August 29, 2006

A restitution which should never have happened?

Posted at 9:52 pm in Similar cases

More details of the German restitution case, which many experts insist should never have been agreed to. The more one reads about cases such as this, the clearer it becomes that such mistakes harm the many legitimate restitution cases which museum around the world should be investigating.

Washington Post

Restitution of Kirchner Work Criticized
The Associated Press
Tuesday, August 29, 2006; 1:05 PM

BERLIN — Art experts in Germany and Switzerland have criticized Berlin’s decision to hand back an expressionist painting to the heirs of the Jewish collector whose family sold it during Nazi rule in the 1930s.

Ernst Ludwig Kirchner’s painting, “Berlin Street Scene,” is to be auctioned Nov. 8 by Christie’s in New York, which estimates its value as between $18 million and $25 million.

The work, depicting two brightly dressed womem on a crowded street, was removed from the Bruecke Museum at the end of July, where it had hung since 1980. It was handed over to the heirs of Alfred Hess, a Jewish shoe factory owner and art connoisseur, on the grounds that the family cannot be shown to have received payment after selling it under Nazi pressure.

Berlin city officials say restitution was an act of historical justice in line with other handovers of art lost by Jewish owners to confiscation, theft or forced sale during the Nazi period and World War II.

But critics contend that the Hess family’s decision to sell the painting in the 1930s was the consequence of Alfred Hess’ financial troubles during the Depression _ not the Nazis.

With its “amateurish actions,” the Berlin goverment has “severely damaged” German museum holdings, several critics said in a letter.

The missive was signed by Ludwig von Pufendorf, a conservative former Berlin city culture official; Wolfgang Henze of the Ernst Ludwig Kirchner Archive in Bern, Switzerland; and Bernd Schultz, managing shareholder of Berlin’s prominent Villa Grisebach auction house.

They said the painting’s fate “had nothing to do with the Nazi persecution of Jewish citizens in 1933-1945” and called for a public review of the decision. They voiced concern that, if it stands, “further unfounded restitution claims will encounter open doors.”

Officials with the current city government, a left-wing coalition between Social Democrats and former East German communists, said that Hess’ family had taken the painting to Switzerland and sent it back to be sold in 1936 or 1937.

Attorneys for the heirs draw on a 1958 declaration by Tekla Hess, Alfred Hess’ widow, that she was visited by two Gestapo agents who pressured her to send paintings from Zurich back to Germany.

“I had no choice other than to give into the pressure being exerted by this all-powerful agency of the government in the hope that my own life and that of my family would not further be jeopardized,” wrote Hess, who was in Germany at the time.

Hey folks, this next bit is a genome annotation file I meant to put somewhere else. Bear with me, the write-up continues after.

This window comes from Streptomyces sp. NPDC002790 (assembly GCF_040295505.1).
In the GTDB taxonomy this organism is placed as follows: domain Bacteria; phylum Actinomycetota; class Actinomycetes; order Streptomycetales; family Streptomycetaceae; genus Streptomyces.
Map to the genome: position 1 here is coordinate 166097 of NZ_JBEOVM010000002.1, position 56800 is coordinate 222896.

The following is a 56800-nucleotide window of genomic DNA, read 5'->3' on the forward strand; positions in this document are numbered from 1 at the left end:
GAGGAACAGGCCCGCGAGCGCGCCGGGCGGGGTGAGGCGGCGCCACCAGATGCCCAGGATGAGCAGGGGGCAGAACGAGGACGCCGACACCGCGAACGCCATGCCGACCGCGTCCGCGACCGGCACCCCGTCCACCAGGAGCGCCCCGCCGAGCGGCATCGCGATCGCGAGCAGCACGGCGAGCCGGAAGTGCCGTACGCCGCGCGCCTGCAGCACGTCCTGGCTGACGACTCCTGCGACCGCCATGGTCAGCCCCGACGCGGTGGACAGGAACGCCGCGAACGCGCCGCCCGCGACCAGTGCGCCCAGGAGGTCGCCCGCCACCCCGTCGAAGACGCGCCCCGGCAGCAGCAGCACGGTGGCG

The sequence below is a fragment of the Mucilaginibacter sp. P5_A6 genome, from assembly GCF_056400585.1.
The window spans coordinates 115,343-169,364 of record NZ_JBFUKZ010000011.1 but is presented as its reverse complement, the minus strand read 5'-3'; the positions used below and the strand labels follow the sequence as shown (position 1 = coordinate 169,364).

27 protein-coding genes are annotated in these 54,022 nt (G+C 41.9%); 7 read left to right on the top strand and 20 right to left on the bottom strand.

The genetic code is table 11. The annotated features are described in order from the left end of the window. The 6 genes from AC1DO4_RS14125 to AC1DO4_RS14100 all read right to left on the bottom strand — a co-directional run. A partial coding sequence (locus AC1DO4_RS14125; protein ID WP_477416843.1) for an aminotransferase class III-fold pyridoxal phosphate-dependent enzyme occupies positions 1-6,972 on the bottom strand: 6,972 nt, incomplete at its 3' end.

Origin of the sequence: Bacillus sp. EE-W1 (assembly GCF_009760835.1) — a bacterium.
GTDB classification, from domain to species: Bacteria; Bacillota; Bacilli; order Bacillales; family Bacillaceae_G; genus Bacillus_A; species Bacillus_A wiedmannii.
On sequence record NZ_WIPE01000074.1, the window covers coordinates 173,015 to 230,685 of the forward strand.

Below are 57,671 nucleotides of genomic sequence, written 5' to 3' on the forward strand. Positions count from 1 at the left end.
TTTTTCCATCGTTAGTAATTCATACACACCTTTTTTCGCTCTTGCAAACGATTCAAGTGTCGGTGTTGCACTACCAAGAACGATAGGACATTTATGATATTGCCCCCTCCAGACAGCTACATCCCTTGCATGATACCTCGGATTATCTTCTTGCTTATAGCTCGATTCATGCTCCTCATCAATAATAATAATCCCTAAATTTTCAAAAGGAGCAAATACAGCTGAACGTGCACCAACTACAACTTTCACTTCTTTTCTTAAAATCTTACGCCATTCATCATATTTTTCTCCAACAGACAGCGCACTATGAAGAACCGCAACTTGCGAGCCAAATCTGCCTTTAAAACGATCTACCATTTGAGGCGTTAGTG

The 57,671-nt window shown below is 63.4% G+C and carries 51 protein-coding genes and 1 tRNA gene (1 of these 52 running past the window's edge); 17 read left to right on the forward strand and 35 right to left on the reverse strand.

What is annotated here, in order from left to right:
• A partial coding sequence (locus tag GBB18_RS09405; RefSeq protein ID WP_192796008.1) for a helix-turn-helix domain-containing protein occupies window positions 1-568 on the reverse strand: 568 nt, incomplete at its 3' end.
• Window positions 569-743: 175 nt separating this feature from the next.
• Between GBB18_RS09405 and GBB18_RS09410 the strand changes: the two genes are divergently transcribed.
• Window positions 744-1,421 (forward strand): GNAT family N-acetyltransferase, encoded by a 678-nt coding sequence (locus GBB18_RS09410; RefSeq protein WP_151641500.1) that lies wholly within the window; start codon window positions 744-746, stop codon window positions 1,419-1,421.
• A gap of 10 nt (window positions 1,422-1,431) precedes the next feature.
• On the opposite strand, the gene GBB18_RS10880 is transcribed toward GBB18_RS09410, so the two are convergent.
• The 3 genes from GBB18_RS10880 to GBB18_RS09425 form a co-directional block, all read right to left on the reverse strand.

The city said it could not establish whether the family ever got the money, nor was it able to disprove that the sale took place due to Nazi pressure on the family.

“In a restitution case … the city of Berlin bears the burden of proof,” said Thorsten Woehlert, a spokesman for the Berlin’s cultural department.

Hess had encountered financial trouble during to the Depression before his death in 1931, and his family had already been selling paintings before the Nazis took power, the critics said in their letter.

Andreas Hueneke, a freelance art historian and participant at the “Entartete Kunst” (Degenerate Art”) project at Free University Berlin, told the AP that letters written to the Cologne Art Association, where the painting was sold, and other documentation did not indicate a forced selling of the Kirchner. “There’s nothing in the documents that says the paintings were sent under duress,” he said.

“If restitutions like this…will become the norm, the German art museums will face a fatal future,” historian and conservative politician Christoph Stoelzl told the online daily Netzeitung.

Much of Hess’ collection was lost or destroyed during the war. In the 1960s, Hans Hess, Alfred Hess’ son, filed a claim as a victim of Nazi persecution. His claim was approved and he was awarded only 75,000 marks, roughly $489,000 at the time; the collection however was worth 1 million marks, or roughly $652,000 then, the family’s lawyers say.

David Rowland, the family’s New York-based attorney, said in a statement that Hess’ factory did not go bankrupt but was confiscated by the Nazi government like other Jewish businesses.

The city “has done the right thing,” he said in a statement.

“The people who are trying to raise other issues at this point in time, I think, they are really trying to rewrite history… and they are trying to rewrite the restitution laws which have been in place for over 65 years,” he said.

VN:F [1.9.22_1171]
Rating: 0.0/5 (0 votes cast)

Possibly related articles

RSS feed for comments on this post · TrackBack URL

Leave a Comment

We want to hear your views. Be as critical or controversial as you like, but please don't get personal or offensive. Remember this is for feedback and constructive discussion!
Comments may be edited or removed if they do not meet these guidelines. Repeat offenders will be blocked from posting further comments. Any comment deemed libellous by Elginism's editors will be removed.
The commenting system uses some automatic spam detection and occasionally comments do not appear instantly - please do not repost comments if they do not show up straight away